Ontario task force wants refineries to stop retailing
August 1, 2000
Ontario's Gas Prices Review Task Force has submitted 14 recommendations to the federal government, looking for such things as a ban on refinery-owned retail outlets, and a call for more fuel tax money...
Ontario’s Gas Prices Review Task Force has submitted 14 recommendations to the federal government, looking for such things as a ban on refinery-owned retail outlets, and a call for more fuel tax money to be invested into highways.
The report, released on June 30 by Ontario Consumer Minister Bob Runciman, is now in the hands of federal officials who are reviewing gasoline pricing practices.
Since there’s no evidence that high taxes alone are to blame for price spikes, some of the task force recommendations are turning to more permanent solutions, such as so-called “divorcement” that would prohibit Canada’s giant petroleum refiners from operating retail gasoline outlets.
Divorcement has already been introduced in seven U.S. states, including Maine, Hawaii, Connecticut and Maryland.
Not surprisingly, the Canadian Petroleum Products Institute (CPPI), which participated in the task force from its onset and often found itself on the defense for Big Oil, doesn’t think the recommendation offer a viable solution.
“In essence, there’s nothing new in what came out of task force,” says Bill Simpkins, vice-president of CPPI. “There’s nothing restricting refiners from retailing (in this country), and there is no evidence that divorcement lowers cost.
“With divorcement, there would be the danger that refineries would close, and independents could have difficulty sourcing product.”
“Divorcement is an extreme solution. But our market should be allowed to evolve as it does in the U.S. – with the proper checks and balances,” says Manju Sekhri of the Independent Retail Gasoline Marketers Association. The group has been working to promote and preserve the presence of an independent gasoline retailer market in Canada.
For those who have worked in the independent environment, it’s a hard go at the best of times. “There’s nobody expanding in the independent market,” says John Dunstall, a fuel operations manager for Fifth Wheel Truck Stops in Milton, Ont.
But he says reports such as Ontario’s are often little more than a case of governments versus governments.
“The province says it’s a national issue, not a provincial one. I just get the impression that we’re spinning our wheels.”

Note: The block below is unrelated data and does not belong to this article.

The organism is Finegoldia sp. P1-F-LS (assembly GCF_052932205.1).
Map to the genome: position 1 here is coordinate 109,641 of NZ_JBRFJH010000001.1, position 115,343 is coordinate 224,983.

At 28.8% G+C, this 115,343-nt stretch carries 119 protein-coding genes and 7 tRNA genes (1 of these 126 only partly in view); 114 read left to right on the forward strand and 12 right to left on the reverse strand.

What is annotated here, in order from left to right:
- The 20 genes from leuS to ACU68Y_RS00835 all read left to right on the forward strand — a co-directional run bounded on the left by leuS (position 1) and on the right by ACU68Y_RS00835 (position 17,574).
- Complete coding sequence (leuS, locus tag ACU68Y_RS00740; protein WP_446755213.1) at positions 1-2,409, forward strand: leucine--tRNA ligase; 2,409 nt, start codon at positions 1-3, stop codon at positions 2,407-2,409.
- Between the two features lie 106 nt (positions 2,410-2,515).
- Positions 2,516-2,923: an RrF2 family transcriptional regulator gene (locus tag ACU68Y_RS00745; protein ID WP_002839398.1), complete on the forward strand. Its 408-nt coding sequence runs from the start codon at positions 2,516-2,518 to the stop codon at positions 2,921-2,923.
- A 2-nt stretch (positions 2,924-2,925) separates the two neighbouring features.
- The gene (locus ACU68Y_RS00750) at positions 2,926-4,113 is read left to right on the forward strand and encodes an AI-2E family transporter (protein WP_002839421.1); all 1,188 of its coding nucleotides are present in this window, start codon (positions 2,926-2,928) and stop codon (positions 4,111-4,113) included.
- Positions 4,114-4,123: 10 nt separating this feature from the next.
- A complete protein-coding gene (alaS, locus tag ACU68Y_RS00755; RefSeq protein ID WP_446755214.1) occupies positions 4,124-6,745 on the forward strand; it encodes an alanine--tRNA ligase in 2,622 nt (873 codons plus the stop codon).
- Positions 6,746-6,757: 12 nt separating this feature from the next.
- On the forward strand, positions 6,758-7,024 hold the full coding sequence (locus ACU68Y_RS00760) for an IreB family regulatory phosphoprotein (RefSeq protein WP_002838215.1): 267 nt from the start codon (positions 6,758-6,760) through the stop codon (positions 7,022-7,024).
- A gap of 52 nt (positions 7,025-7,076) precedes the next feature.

Dunstall ran an independent station for a couple of years but sold it off in frustration.
“As an independent, people would ask me if I could get them the fuel any cheaper. I’d say I can’t get it any cheaper than anyone else. It wasn’t lack of business but, with small margins, two to three cents a litre, we know there’s not much money at retail. And independents have to buy at the highest wholesale cost. And then, as prices fall, they lose the margin. But the one who’s losing most is the consumer.”
Dunstall also says that, as an independent, he could not discount his prices more than 2/10 of a cent to attract customers.
“If you don’t cooperate, they’ll (the oil companies) discipline you and lower their price below your cost. The last weekend I was in business, I wanted to sell off the gas cheap, and within 12 hours the station across the street dropped its price one full cent a litre below mine. So I went across the street and asked them to cut me some slack because I just wanted to sell off my fuel and go home.”
Under Canada’s current Competition Act, any price discrimination taking place against independents would be considered a “renewable item”, but not outright illegal.
“And by the time the Competition Bureau looks at the complaint, that item will take eight months to review. Then we’re dead anyway, ” Sekhri says.
Liberal MP Dan McTeague was also involved in presentations to the Task Force on the revamping of the Competition Act, and has introduced two private member’s bills – C-402 and C-472 – to this end.
“There are four bills in total that the government is considering adopting in order to amend the whole competition system,” says McTeague.
Bill C-402 would add more anticompetitive practices to the list, to include such offences as inducing a supplier to sell only or primarily to certain customers, or selling products at below cost.
McTeague’s C-472 bill, which had a first reading in April, proposes the most significant amendments to the Competition Act. It would replace a section that deals with conspiracy, and would target such things as price-fixing, boycotting supplies and limiting production.
Individuals would also be given the power to appeal to the Tribunal of the Competition Bureau.
From a consumer point of view, the Ontario task force has also recommended a simple change to the GST, applying the tax to the wholesale price of fuel rather than the retail cost. n